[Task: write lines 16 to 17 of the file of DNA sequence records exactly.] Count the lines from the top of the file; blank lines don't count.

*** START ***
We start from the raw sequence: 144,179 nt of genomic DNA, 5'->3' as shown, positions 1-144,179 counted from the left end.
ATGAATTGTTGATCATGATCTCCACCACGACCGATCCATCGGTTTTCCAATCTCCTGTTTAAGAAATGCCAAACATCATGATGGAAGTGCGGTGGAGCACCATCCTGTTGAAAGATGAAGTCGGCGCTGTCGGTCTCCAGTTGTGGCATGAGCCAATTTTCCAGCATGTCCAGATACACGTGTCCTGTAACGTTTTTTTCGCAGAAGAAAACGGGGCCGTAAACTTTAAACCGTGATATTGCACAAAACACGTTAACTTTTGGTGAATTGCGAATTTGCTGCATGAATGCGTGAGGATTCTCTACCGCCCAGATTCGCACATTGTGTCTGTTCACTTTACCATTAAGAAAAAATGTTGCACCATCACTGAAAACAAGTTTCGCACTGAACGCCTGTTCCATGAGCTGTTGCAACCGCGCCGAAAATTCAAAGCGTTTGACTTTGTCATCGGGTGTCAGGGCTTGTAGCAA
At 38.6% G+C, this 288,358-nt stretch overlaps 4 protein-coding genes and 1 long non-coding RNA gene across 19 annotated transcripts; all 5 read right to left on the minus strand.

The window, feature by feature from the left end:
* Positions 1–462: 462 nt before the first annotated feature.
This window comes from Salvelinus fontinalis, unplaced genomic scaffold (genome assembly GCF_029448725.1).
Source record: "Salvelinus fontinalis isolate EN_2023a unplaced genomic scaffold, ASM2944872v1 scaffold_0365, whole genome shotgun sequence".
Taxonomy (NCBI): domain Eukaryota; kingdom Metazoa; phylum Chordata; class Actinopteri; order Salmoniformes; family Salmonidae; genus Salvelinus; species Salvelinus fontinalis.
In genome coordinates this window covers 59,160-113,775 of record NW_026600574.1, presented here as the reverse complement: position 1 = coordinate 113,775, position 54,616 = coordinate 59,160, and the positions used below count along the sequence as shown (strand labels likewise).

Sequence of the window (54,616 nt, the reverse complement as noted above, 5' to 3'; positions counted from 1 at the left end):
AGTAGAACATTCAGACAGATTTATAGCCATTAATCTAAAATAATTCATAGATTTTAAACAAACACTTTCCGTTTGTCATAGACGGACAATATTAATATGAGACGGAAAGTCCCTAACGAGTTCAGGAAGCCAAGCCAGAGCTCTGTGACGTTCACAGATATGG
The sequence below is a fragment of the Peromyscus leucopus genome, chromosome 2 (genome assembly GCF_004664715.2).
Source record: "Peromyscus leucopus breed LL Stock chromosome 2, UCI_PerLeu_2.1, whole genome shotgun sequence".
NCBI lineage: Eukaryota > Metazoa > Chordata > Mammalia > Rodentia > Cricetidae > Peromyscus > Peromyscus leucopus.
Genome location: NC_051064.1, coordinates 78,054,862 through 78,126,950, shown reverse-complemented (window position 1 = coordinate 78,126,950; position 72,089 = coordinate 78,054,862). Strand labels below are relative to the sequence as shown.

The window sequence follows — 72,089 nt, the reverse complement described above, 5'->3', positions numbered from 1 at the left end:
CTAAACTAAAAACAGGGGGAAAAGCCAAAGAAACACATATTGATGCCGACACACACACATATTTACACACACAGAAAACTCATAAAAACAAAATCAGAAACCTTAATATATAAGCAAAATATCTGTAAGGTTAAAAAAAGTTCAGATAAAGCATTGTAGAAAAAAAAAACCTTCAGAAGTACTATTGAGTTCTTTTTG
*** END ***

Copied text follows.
The window sequence follows — 72,089 nt, the reverse complement described above, 5'->3', positions numbered from 1 at the left end:
CTAAACTAAAAACAGGGGGAAAAGCCAAAGAAACACATATTGATGCCGACACACACACATATTTACACACACAGAAAACTCATAAAAACAAAATCAGAAACCTTAATATATAAGCAAAATATCTGTAAGGTTAAAAAAAGTTCAGATAAAGCATTGTAGAAAAAAAAAACCTTCAGAAGTACTATTGAGTTCTTTTTG